We will use a mixed methods approach, including quantitative questionnaires and qualitative interviews, to address the aims of our project. First, we will inform eligible survivors about the study and send them a link to an online questionnaire. The questionnaire will assess psychological distress, health-related quality of life, and survivors’ needs for psychosocial care. A subsample of survivors who completed the questionnaire will be invited for personal interviews addressing their lived experience and subjective needs and preferences for psychosocial care in more detail.
This project is a first step towards the development of psychosocial care services for survivors of childhood cancer and will inform health care providers and policy makers on survivors’ needs and preferences for psychosocial care along the cancer-survivorship trajectory.
Funding: Krebsforschung Schweiz (Nr. HSR-4080-11-2016)
Project Leader: Prof. Dr. Gisela Michel
Team: Dr. Manya Hendriks
Duration: November 2017 – Oktober 2019
With survival rates of 80% the population of childhood cancer survivors is rapidly growing. However, more than 60% of survivors report late effects, and in Switzerland around 25% of adult survivors report psychological distress at a clinical level. For these reasons, most childhood cancer survivors are advised to attend life-long follow-up aiming at screening for late complications. While screening for medical problems has been well-established, systematic psychological screening is not yet available. Several tools have been developed to be used with adult cancer patients on treatment, but their utility for the expanding population of cancer survivors has not been shown.
The present study aims to 1) test a screening tool for psychological distress in adolescent and adult childhood cancer survivors, 2) understand the emotional status of survivors and their parents before and after a follow-up visit, and 3) investigate the acceptability, arduousness, simplicity and perceived necessity of a screening instrument and the attitudes towards mental healthcare.
The sample will include childhood cancer survivors attending a follow up appointment in the paediatric oncology clinic of the University Children’s Hospital in Basel (UKBB) within a 1.5 year period (expected N=90) and their parents. Eligibility criteria for the present study are: age ≥15 years at the time of study, diagnosis of childhood cancer at age ≤18 years, off treatment ≥1 year. Survivors and their parents will receive an information letter and, one week before their follow-up appointment, a questionnaire including the screening tool (Emotion Thermometer) and questions on its acceptability. Additionally, the questionnaire will assess information on psychological distress (including SCL-90-R for validation of the screening tool, Post-Traumatic Stress Disorder Checklist – civilian version (PCL-C)), and socio-demographic information. After the appointment survivors will receive a second shorter questionnaire assessing psychological distress. Clinic staff’s opinion about the screening tool will be assessed in an online questionnaire.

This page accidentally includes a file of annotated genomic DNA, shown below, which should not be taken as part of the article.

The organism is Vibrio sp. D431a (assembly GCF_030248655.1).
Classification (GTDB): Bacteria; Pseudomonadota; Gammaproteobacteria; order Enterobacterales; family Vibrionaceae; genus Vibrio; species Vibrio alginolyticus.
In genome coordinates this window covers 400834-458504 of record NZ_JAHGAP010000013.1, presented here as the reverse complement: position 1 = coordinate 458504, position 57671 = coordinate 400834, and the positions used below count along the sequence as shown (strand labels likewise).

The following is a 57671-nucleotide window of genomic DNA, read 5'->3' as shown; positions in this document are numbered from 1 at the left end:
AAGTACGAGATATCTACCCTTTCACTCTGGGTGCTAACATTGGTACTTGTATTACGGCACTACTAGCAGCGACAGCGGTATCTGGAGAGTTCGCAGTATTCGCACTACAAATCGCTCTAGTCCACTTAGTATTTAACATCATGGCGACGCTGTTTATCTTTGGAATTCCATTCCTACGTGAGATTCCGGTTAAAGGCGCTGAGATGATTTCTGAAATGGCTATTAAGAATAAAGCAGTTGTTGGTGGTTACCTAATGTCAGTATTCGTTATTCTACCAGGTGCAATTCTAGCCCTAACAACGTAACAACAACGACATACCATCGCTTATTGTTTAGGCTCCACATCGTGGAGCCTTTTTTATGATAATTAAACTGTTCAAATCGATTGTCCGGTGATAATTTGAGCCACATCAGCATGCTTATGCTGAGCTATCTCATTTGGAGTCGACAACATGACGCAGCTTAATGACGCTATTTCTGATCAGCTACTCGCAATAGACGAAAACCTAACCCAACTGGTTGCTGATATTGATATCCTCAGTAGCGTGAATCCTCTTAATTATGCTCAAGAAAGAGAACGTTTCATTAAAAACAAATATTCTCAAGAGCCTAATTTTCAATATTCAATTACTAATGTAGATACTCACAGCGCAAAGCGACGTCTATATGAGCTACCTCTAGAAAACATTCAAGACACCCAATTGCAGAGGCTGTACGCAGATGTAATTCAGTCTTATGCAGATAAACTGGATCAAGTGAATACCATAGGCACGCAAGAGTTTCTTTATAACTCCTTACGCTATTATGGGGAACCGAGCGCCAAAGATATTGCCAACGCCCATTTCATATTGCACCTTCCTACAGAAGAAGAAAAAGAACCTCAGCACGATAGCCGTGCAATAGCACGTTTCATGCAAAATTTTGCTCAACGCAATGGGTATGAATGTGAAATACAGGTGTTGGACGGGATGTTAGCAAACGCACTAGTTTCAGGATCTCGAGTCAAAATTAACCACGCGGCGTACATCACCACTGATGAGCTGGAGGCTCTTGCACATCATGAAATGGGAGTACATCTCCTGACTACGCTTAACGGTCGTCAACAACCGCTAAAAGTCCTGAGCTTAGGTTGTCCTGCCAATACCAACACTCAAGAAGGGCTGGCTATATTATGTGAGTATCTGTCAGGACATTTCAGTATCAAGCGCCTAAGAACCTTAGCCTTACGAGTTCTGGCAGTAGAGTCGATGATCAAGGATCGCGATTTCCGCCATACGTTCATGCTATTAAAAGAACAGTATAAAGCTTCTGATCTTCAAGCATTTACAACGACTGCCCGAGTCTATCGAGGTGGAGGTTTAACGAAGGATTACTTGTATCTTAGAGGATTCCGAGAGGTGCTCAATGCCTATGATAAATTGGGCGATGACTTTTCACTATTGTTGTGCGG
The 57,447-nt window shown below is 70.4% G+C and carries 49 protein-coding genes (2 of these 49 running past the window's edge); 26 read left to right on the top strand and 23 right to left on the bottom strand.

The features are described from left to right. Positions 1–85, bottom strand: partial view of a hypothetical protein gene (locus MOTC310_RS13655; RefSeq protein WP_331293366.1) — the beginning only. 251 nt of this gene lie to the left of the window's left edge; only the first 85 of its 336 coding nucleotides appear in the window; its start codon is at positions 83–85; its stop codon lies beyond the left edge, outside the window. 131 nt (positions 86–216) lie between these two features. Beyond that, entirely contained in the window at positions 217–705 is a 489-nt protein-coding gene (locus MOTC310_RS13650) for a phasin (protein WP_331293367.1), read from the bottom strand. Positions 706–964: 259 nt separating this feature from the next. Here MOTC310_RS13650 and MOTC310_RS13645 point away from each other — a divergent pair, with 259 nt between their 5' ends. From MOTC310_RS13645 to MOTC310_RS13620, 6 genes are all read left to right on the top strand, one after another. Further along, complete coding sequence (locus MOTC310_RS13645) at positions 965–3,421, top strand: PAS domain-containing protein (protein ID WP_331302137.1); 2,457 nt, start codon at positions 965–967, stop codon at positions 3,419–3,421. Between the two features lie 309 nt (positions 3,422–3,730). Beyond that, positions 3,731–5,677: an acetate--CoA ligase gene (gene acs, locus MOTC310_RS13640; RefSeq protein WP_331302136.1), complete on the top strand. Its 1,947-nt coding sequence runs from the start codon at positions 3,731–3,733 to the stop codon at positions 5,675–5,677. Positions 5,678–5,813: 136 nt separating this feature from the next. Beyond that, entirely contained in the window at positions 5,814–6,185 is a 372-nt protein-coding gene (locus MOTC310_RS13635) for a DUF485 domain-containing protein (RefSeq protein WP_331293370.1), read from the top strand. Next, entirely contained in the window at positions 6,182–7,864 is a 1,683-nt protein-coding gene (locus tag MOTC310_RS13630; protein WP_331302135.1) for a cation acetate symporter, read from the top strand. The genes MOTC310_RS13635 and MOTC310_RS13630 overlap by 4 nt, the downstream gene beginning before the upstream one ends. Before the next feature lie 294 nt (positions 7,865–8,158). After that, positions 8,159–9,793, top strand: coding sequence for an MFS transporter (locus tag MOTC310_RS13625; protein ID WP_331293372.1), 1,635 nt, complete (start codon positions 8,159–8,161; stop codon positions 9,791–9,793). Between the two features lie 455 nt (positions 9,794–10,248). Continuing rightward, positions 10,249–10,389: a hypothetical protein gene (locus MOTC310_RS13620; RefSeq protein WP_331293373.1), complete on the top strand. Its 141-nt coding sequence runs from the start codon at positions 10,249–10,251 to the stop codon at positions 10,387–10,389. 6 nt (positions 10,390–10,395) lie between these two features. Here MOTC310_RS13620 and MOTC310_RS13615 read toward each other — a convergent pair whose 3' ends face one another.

The present study is the first step toward the implementation of systematic psychological screening during follow-up appointments. We will test a potential screening tool, and at the same time assess how survivors and clinic staff perceive psychological screening. Assessing psychological distress before and after the follow-up appointment will help evaluating the influence of the appointment itself on distress experienced around the appointment and additionally, how parents might influence distress. Close collaboration with clinicians in the Swiss Paediatric Oncology Group (SPOG) will allow implementing systematic screening for psychological distress in the daily follow-up routine in all nine paediatric oncology centres in Switzerland. Ultimately, screening will help patients and survivors to detect psychological distress early and provide timely professional counselling to those in need.
Funding: Cancer Research Switzerland (Projekt Nr. KSF-3955-08-2016)
Project Leader: Prof. Dr. Gisela Michel, Prof. Dr. Katrin Scheinemann (Universitätskinderklinik beider Basel)
Team: Erika Harju
Duration: Mai 2017 – April 2020
You can also download a pdf file with a description of our current and previous projects (English and German in the same file).